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Canada has a new leader of Her Majesty’s Official Opposition. Delegates at the New Democratic Party (NDP) Convention have chosen Thomas Mulcair as its new leader. Mulcair won the party leadership on the fourth ballot besting Brian Topp. The online voting was hampered by hackers and delayed the results for hours.
Mulcair succeeds Jack Layton who passed away last August of cancer. Layton had led the NDP to official opposition status in the May 2011 federal election. More than half of the NDP’s newly elected MPs came from Quebec. Prior to the last election, Mulcair was the NDP’s lone MP from la belle province, had the support of the majority of the NDP caucus and was the odds on favorite to ascend to party leader.
Days after the election, Mulcair raised eyebrows when he questioned the existence of photos confirming the death of Osama bin Laden.
But in the NDP universe, Mulcair is considered a moderate. Last week, Ed Broadbent, who led the NDP from 1975 to 1989, cast doubts on Mulcair’s ability to lead and said he would take the party too far to the center. Broadbent had backed Topp. Before joining the NDP in 2007, Mulcair had been a cabinet minister in the Quebec Liberal government of Jean Charest.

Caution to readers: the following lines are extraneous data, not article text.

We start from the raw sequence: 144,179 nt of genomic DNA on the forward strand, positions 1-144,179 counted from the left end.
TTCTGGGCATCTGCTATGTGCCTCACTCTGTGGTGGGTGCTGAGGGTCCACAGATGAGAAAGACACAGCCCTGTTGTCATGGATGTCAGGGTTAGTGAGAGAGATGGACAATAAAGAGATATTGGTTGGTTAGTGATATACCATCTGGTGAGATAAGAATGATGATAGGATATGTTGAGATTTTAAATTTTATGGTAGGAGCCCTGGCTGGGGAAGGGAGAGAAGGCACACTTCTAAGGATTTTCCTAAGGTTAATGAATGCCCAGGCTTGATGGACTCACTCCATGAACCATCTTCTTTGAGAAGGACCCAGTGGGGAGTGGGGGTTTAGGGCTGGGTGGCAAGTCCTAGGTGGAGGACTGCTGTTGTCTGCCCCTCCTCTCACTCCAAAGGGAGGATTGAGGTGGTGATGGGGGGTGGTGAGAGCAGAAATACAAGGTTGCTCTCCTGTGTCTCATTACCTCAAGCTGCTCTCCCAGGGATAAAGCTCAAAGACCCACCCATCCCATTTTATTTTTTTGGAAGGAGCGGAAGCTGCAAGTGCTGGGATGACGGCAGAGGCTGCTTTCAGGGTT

Speaking of the Liberals, it will be interesting to see what they will do with regard to their own leadership situation. Will they embrace interim Liberal Party leader Bob Rae, a former Ontario NDP Premier? Or will they select a leader from Quebec like Justin Trudeau or Marc Garneau? Whatever they do, I suspect the NDP and Liberals will split the left-wing vote which gives Stephen Harper and the Conservatives an edge in the 2015 election.
A man of faith in a godless age is hitting Americans where it hurts.
Mr. and Mrs. American Spectator Reader, let P.J. O’Rourke talk sense to your kids.
In Britain, defending your property can get you life.
It won’t take long for conservatives to scratch this presidential wannabe off their 2008 scorecard.
Was the President done in by the economy, or by the politics of the economy?
H/T to National Review Online